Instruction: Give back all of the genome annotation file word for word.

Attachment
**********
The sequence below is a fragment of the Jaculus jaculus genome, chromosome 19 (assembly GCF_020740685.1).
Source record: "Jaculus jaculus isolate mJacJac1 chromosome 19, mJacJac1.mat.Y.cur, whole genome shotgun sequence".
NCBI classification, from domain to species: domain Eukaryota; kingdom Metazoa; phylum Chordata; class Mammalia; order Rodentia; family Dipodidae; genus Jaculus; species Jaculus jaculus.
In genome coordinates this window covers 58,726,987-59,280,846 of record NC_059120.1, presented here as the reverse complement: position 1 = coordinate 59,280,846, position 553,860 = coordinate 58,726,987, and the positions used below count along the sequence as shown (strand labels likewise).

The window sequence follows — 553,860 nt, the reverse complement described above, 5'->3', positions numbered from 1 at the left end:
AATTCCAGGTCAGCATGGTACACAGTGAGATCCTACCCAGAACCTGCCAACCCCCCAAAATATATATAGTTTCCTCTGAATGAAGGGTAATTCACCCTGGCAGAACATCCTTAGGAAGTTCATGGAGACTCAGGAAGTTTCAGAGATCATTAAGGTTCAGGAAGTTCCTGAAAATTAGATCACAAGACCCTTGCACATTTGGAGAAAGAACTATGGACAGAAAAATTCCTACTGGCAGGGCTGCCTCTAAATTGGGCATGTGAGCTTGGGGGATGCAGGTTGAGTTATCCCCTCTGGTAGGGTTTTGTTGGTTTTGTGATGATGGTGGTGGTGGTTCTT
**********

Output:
The sequence below is a fragment of the Jaculus jaculus genome, chromosome 19 (assembly GCF_020740685.1).
Source record: "Jaculus jaculus isolate mJacJac1 chromosome 19, mJacJac1.mat.Y.cur, whole genome shotgun sequence".
NCBI classification, from domain to species: domain Eukaryota; kingdom Metazoa; phylum Chordata; class Mammalia; order Rodentia; family Dipodidae; genus Jaculus; species Jaculus jaculus.
In genome coordinates this window covers 58,726,987-59,280,846 of record NC_059120.1, presented here as the reverse complement: position 1 = coordinate 59,280,846, position 553,860 = coordinate 58,726,987, and the positions used below count along the sequence as shown (strand labels likewise).

The window sequence follows — 553,860 nt, the reverse complement described above, 5'->3', positions numbered from 1 at the left end:
AATTCCAGGTCAGCATGGTACACAGTGAGATCCTACCCAGAACCTGCCAACCCCCCAAAATATATATAGTTTCCTCTGAATGAAGGGTAATTCACCCTGGCAGAACATCCTTAGGAAGTTCATGGAGACTCAGGAAGTTTCAGAGATCATTAAGGTTCAGGAAGTTCCTGAAAATTAGATCACAAGACCCTTGCACATTTGGAGAAAGAACTATGGACAGAAAAATTCCTACTGGCAGGGCTGCCTCTAAATTGGGCATGTGAGCTTGGGGGATGCAGGTTGAGTTATCCCCTCTGGTAGGGTTTTGTTGGTTTTGTGATGATGGTGGTGGTGGTTCTT